Chewing Gum as a Reward?… Getting Acquainted with Weird American School Customs
By: Rachel McclaryStarting school in America has taken a bit of getting used to for my daughter and me. Certain things we expected to be different like spelling and history but some we didn’t anticipate, like having to re-learn the words for punctuation. Her third grade class have reading and comprehension tests every few days, a grading system for every piece of work and state tests. Parent’s evenings are far more than just a chat with the teacher about progress. The ‘Goal Setting Conference’ is a chance to work in partnership with school, setting goals identified by my daughter and offering useful advice about how they might be achieved.
However by far the biggest culture shock has been the quirky customs that we are expected to follow. I often feel like the mum who doesn’t quite get things right because there is an assumption that people already understand these customs. Some general customs like yearbooks, longer summer breaks and finishing school early on a Wednesday we have easily adapted to. Many others are related to festivals or traditions that parents and children who have been brought up in the US take for granted.
I was the only parent who didn’t send her child into school with goodies for all the class on Valentine’s Day. The lack of reference to Easter even as a celebration of spring surprised me and I found it hard to get used to Christmas being referred to as ‘the holidays’. The Education system in the US is intentionally secular and they are very careful not to celebrate religious events.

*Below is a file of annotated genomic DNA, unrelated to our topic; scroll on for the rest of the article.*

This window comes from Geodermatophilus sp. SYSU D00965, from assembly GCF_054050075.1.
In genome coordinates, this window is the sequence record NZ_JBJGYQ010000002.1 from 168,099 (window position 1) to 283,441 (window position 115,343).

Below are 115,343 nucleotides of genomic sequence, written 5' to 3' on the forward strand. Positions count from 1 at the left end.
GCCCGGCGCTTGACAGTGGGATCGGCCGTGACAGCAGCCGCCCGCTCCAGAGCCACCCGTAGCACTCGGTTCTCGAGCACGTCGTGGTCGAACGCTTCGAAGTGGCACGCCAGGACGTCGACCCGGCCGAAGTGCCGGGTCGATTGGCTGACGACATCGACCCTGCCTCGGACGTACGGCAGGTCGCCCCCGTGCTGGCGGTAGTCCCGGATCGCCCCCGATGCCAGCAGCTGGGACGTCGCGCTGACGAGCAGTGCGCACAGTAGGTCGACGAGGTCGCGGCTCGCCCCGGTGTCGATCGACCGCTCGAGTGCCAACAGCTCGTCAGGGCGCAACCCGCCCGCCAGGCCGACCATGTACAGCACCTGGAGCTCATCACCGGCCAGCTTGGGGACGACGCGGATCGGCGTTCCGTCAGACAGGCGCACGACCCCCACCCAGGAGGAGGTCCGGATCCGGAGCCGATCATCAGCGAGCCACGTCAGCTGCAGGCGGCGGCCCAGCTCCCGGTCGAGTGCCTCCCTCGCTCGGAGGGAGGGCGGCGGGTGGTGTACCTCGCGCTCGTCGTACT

The weirdest thing to date is the latest class reward system for good behaviour. The class is rewarded for good behaviour and hard work with special events such as a disco or pyjama day or with golden tickets that are entered into a draw to win a prize. Sounds good so far doesn’t it? However, I was very shocked when a letter came home saying that as a reward for good behaviour the class would be having ‘gum’ day when the children could chew gum in class.
I have always viewed chewing gum as a disgusting habit and my 9-year-old has only recently been allowed gum. At my school it was always forbidden. I’m sure other Brits can remember wooden desks with lift up lids. Kids would stick their gum to the bottom of the desk often to be discovered hours later congealed on your uniform or worse still, fingers.
In America chewing gum is part of everyday life; I see television presenters chewing gum, sports stars chewing as they run and sometimes even singers with gum in their mouths. I’m sure no American parent recoiled in horror at the thought. To me however a day chewing gum is an endorsement of an antisocial habit and certainly not something we should be encouraging children to do.
What next? Pick your nose day, belch and burp day? Okay maybe it’s just me…….
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